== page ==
Leaders of several global agencies convened in Washington on Tuesday to address the worldwide problem of childhood tuberculosis (TB), which was recently named in a World Health Organization (WHO) report as a problem whose treatment is so urgent it “cannot be underestimated.”
WHO outlines in its report, titled “Roadmap for Childhood TB: Toward Zero Deaths,” that an estimated 74,000 adolescent deaths resulting from TB could be prevented each year if TB were fully eradicated, a prospect that the WHO asserts is entirely feasible if the proper mobilization efforts and resources reach the more high-risk areas around the world.
Stakeholders at the Washington meeting included WHO, UNICEF, the Stop TB Partnership, and a number of global TB agencies.
“Meeting the goal of zero TB deaths in children requires increased investment and leveraging of resources both globally and at the country level to ensure that the actions highlighted in the roadmap are undertaken,” WHO’s report states, noting that to do so would require upwards of $7.7 billion for adequate TB research across all age groups. At least $80 million per year is required to address childhood TB at all, the WHO estimates.
The roadmap for addressing childhood TB outlines 10 key actions to be taken at both the global and national levels:
1. Include the needs of children and adolescents in research, policy development and clinical practice.
2. Collect and report better data, including on preventive measures.
3. Develop training and reference materials on childhood TB for health care workers.
4. Foster local expertise and leadership among child health workers at all levels of the health care system.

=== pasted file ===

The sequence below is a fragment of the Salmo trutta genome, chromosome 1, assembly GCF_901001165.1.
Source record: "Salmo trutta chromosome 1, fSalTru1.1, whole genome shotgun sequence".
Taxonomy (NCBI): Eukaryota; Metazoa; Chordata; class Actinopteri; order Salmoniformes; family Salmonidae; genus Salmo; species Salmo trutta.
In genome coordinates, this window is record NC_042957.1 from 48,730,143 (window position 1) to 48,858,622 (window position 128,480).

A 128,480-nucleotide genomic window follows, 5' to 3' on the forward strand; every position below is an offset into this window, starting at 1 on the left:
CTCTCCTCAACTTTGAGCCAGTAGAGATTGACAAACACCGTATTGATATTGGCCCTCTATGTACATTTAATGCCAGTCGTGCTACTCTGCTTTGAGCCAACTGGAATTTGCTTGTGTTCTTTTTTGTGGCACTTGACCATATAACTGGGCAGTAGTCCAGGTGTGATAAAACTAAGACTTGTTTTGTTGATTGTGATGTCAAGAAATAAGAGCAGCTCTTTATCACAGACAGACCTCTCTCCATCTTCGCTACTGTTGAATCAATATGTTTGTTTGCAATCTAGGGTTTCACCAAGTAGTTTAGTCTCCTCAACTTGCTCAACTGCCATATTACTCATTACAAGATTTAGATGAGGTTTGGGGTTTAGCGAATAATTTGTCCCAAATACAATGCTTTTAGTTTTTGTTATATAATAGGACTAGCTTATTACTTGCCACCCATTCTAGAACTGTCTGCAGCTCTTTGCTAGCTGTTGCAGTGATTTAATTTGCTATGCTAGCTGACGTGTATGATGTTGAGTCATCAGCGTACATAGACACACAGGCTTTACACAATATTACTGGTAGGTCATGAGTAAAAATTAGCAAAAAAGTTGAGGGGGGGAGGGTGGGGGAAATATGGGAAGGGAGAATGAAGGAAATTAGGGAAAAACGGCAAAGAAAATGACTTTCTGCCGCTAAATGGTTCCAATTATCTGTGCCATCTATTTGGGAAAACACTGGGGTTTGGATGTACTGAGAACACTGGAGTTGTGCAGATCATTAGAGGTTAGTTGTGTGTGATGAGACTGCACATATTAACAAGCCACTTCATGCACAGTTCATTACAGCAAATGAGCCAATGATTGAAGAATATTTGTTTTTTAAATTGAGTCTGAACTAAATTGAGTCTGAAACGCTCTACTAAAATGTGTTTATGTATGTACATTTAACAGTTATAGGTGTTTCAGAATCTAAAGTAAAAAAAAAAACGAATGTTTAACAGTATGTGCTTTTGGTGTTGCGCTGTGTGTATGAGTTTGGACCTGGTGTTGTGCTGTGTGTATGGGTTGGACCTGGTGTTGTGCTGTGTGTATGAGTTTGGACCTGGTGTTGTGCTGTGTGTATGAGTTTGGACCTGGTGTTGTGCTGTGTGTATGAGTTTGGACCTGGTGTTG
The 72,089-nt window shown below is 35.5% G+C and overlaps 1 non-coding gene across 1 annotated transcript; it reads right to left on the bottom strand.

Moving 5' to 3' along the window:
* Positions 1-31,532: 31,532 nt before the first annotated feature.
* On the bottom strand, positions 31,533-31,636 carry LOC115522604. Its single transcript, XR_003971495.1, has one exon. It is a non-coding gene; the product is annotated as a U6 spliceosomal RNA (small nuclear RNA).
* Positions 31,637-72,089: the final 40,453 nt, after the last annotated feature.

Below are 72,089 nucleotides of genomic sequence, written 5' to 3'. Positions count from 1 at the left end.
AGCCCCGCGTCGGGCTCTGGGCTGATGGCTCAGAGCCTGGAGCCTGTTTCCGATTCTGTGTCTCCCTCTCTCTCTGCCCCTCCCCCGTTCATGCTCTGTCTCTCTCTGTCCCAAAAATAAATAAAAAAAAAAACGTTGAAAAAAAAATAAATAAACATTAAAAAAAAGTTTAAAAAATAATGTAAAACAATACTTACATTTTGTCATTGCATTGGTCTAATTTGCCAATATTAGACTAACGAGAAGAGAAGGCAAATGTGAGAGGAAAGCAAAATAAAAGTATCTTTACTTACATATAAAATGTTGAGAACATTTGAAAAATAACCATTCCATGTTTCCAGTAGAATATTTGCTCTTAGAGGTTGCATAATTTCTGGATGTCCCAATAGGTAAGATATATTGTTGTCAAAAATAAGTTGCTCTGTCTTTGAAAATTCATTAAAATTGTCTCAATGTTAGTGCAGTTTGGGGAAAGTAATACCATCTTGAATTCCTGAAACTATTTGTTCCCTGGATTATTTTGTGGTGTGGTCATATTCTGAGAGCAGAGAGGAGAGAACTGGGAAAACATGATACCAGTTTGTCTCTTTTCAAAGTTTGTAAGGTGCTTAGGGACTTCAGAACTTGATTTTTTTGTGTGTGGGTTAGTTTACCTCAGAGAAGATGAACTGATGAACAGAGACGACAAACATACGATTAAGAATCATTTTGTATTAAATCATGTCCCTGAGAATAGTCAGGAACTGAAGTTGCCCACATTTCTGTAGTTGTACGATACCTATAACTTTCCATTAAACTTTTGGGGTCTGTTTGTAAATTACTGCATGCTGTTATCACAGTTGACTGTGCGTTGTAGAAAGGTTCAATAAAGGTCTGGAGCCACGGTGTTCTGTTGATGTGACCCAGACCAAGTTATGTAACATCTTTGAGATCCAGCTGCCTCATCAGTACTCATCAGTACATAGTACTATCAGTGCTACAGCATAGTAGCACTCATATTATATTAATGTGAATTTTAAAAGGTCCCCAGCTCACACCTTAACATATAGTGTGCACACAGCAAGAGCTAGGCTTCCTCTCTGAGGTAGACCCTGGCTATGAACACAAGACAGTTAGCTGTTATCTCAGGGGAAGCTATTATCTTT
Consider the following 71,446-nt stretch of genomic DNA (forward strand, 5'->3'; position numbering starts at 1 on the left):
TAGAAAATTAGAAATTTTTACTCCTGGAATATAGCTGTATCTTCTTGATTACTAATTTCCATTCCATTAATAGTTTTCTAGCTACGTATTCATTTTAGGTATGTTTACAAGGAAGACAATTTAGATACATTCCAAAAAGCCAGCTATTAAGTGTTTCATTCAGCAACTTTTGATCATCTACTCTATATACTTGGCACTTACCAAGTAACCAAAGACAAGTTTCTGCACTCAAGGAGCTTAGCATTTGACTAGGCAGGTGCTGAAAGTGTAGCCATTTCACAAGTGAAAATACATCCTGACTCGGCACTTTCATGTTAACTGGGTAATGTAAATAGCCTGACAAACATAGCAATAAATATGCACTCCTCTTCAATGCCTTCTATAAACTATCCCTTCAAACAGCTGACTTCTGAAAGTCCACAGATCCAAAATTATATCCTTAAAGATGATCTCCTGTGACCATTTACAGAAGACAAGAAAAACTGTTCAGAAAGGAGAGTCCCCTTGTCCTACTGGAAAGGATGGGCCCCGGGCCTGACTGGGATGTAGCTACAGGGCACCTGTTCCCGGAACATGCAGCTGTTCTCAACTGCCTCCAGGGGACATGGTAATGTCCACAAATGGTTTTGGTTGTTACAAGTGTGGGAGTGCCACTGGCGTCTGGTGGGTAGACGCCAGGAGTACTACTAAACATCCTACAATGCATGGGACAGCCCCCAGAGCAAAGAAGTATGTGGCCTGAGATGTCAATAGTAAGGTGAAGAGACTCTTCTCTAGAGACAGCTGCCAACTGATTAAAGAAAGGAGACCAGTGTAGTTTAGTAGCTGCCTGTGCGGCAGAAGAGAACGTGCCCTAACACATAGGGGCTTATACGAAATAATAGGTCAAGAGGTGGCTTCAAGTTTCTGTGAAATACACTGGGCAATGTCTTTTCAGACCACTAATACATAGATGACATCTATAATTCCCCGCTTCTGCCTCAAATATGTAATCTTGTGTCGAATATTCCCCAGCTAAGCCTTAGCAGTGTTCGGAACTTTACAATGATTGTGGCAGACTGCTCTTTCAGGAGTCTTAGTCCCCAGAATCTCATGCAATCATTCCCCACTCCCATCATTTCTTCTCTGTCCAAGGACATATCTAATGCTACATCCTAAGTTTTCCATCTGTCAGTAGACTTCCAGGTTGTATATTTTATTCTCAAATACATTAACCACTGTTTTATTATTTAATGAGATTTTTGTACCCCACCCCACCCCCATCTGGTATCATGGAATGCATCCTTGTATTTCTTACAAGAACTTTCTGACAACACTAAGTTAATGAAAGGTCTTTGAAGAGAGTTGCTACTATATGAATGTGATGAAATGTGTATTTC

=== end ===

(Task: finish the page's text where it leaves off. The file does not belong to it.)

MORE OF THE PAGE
5. Do not miss critical opportunities for intervention (e.g. use strategies such as intensified case-finding, contact tracing and preventive therapy); implement policies for early diagnosis; and ensure there is an uninterrupted supply of high-quality anti-TB medicines for children).
6. Engage key stakeholders, and establish effective communication and collaboration among the health care sector and other sectors that address the social determinants of health and access to care.
7. Develop integrated family- and community-centered strategies to provide comprehensive and effective services at the community level.
8. Address research gaps in the following areas: epidemiology, fundamental research, the development of new tools (such as diagnostics, medicines and vaccines); and address gaps in operational research, and research looking at health systems and services.
9. Close all funding gaps for childhood TB at the national and global levels.
10. Form coalitions and partnerships to study and evaluate the best strategies for preventing and managing childhood TB, and for improving tools used for diagnosis and treatment.
An estimated 500,000 children are diagnosed with tuberculosis each year. It’s a contagious infection that mainly affects the lungs; however, it can spread throughout the body just as easily. If left untreated, TB can damage a person’s lungs to the point where he or she can no longer breathe.
Once the leading cause of death in the U.S., tuberculosis now infects roughly one-third of the world’s population, according to the Centers for Disease Control and Prevention. This does not mean more than two billion people are sick because of the bacteria, however. TB can either exist in a person’s body as latent TB or as the disease itself. Latent TB is not contagious and shows no symptoms. It’s for this reason that people with HIV are highly susceptible to TB disease if they already carry the bacteria.
Each day, almost 200 children under the age of 15 die from tuberculosis, the WHO report states.
"Any child who dies from TB is one child too many," Dr. Mario Raviglione, Global Tuberculosis Program director at WHO, told the BBC. "TB is preventable and treatable, and this roadmap focuses on immediate actions governments and partners can take to stop children dying."